Wipro opens next generation cybersecurity defence centre
A report authored by Wipro earlier...
As cyber attacks are becoming ever more sophisticated, new approaches to cybersecurity are evolving to combat them.
A report authored by Wipro earlier in the year highlighted the increasing challenges faced by the organisations surveyed. Some of the standout findings included the fact that 39% of those organisations have a dedicated cyber insurance policy in place, up 12% from the previous year. 90% have a security budget exceeding 8% of the total IT budget, demonstrating the increasing importance placed on cybersecurity. It’s a necessary investment, considering that on the other side of the coin, the year saw a 164% increase in the number of records exposed.
It’s a state of affairs that has led the Indian information technology and consulting business Wipro to announce the opening of the NextGen Cyber Defence Centre (CDC) in Melbourne, Australia, and its intention to open further sites in Australian cities.
Manoj Nagpaul, Wipro’s Senior Vice President, Head Asia Pacific, and Japan said: “We will offer our customers in the Australian market the ability to leverage our global experience, technical expertise and strategic cyber investments to secure their digital operations. Our CDC will be equipped with state-of-the-art technology enabled infrastructure with continuous security monitoring, a large pool of experienced security professionals and a global delivery model to achieve and scale highly secure integrated platforms.”
The aim is to fortify the digital defences of companies across a number of different industries, including frequent targets of cyber attack such as governmental organisations.
Raja Ukil, Senior Vice President & Global Head, Cybersecurity and Risk Services at the company, said: “The launch of the centre in Melbourne showcases Wipro’s commitment to leverage local talent and specialized expertise to cater to the cyber security needs of the region. The Cyber Defence Centre will enable customers to implement or expand capacities of their in-house services related to vulnerability management, threat intelligence, threat detection and incident response.”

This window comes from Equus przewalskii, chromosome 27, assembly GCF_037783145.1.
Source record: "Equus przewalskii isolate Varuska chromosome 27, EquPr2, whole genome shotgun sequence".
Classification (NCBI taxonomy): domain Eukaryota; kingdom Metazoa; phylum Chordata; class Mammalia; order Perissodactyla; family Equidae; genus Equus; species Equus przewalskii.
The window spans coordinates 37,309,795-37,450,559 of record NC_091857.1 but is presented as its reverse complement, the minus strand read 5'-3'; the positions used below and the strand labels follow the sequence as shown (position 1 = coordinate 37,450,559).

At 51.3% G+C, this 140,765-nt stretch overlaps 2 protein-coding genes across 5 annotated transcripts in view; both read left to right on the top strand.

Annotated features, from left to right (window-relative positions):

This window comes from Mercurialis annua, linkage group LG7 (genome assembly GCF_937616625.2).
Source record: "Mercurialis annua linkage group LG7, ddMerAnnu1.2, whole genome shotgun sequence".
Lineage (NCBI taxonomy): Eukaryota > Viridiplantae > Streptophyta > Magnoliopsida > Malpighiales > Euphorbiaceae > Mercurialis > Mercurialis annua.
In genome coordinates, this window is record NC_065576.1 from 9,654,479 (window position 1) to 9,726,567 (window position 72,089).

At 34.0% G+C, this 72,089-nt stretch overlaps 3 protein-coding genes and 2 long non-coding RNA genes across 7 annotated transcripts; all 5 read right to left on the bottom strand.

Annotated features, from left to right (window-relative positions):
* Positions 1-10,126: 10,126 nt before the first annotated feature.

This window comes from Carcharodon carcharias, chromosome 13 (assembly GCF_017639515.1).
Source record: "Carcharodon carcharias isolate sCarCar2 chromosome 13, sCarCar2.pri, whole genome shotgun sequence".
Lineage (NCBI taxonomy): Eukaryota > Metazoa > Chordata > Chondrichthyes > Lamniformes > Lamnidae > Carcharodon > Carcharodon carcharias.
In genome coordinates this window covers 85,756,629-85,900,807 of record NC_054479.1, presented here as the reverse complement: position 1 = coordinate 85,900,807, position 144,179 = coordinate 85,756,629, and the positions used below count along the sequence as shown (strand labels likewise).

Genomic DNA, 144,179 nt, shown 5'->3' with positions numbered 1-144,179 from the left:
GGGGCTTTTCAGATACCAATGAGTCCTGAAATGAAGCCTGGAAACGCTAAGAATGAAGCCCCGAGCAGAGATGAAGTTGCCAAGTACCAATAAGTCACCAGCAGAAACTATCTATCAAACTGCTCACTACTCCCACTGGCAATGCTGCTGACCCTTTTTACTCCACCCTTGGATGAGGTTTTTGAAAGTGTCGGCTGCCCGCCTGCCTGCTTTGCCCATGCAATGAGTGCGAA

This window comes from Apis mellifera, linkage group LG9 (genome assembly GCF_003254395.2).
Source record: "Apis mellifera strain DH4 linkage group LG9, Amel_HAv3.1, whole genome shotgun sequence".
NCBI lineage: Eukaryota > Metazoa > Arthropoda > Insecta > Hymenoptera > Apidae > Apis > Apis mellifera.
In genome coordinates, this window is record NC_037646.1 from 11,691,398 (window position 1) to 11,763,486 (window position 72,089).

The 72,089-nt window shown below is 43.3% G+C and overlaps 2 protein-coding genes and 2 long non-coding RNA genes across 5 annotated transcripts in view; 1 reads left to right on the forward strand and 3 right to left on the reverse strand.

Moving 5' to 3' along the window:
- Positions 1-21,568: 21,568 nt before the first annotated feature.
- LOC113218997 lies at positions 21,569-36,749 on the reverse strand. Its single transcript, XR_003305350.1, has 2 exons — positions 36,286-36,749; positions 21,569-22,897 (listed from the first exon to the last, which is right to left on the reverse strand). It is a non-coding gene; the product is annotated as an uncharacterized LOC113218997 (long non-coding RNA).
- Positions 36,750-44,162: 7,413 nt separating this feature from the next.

China Takes Additional Step to Control Big Tech’s Data
China’s new Data Security Law will take effect on September 1st, allowing the government major control over the collection, use, and transmission of data. Tech companies have grown exponentially in terms of market size and overall power, and the Chinese government has no interest in alternative power hubs—especially those that belong to private enterprise.
With its Thursday legislation, companies will face extravagant fines if they export data outside of China without authorisation. The Chinese government claims that this will create a legal framework and help companies from taking advantage of citizens, but according to analyst Ryan Fedasiuk from Georgetown University’s Centre for Security and Emerging Technology, “China’s push for data privacy...is yet another move to strengthen the role of the government and the party vis-à-vis tech companies.”
How Do Other Countries Approach Data Privacy?
- Europe: The EU Charter of Fundamental Rights assures EU citizens the right to data protection. The bloc’s General Data Protection Regulation (GDPR), passed in May of 2018, put stringent restrictions on commercial data collection.
- Canada: 28 federal, provincial, and territorial laws govern consumer data privacy; DLA Piper ranks the country’s data protection legislation as heavy, in comparison to Russia (medium) and India (limited).
- The United States: As usual, the States doesn’t have a single comprehensive federal law for data privacy. Instead, its lawmakers have passed hundreds of local and state acts, many of which are seen by the Federal Trade Commission (FTC).
China, in contrast, thinks data should be a national asset and has written data collection into its five-year plan. Although its new legislation will help curtail private access to consumer data, the government may be the final beneficiary.
What Will China Do With the Data?
According to advisors, consumer data can mitigate financial crises and viral outbreaks. It can protect the interest of national security—no surprise—and help the government with criminal surveillance. Right now, Chinese regulators have summoned 13 major tech firms, including Tencent, JD.com, Meituan, and ByteDance, to meet with China’s central bank. Communist Party Chief President Xi Jinping can shut down any companies found violating the new privacy laws, as well as hit them with a fine of up to 10 million yuan—US$1.6mn.
How Will Laws Affect Foreign Firms?
Now, foreign firms must store data on Chinese soil, a practice that many companies protest will infringe on their proprietary data. So far, Tesla will comply: in late May, the electric car manufacturer promised to build more Chinese factories and keep the resulting information within Chinese borders. In fact, businesses hoping to start China-based businesses—such as Citigroup and BlackRock—will have to comply with the “data-localisation laws”.
The Chinese government has framed data as a critical source of intelligence for the party and central government. “You have the most sufficient data, then you can make the most objective and accurate analyses”, Mr Xi told Tencent’s founder, Mr Ma. “The...suggestions to the government in this regard are very valuable”.
Greater digital control is coming, that’s for sure. Mr Xi has named big data as an essential part of China’s economy, right up there with land and labour. “Whoever controls data will have the initiative”.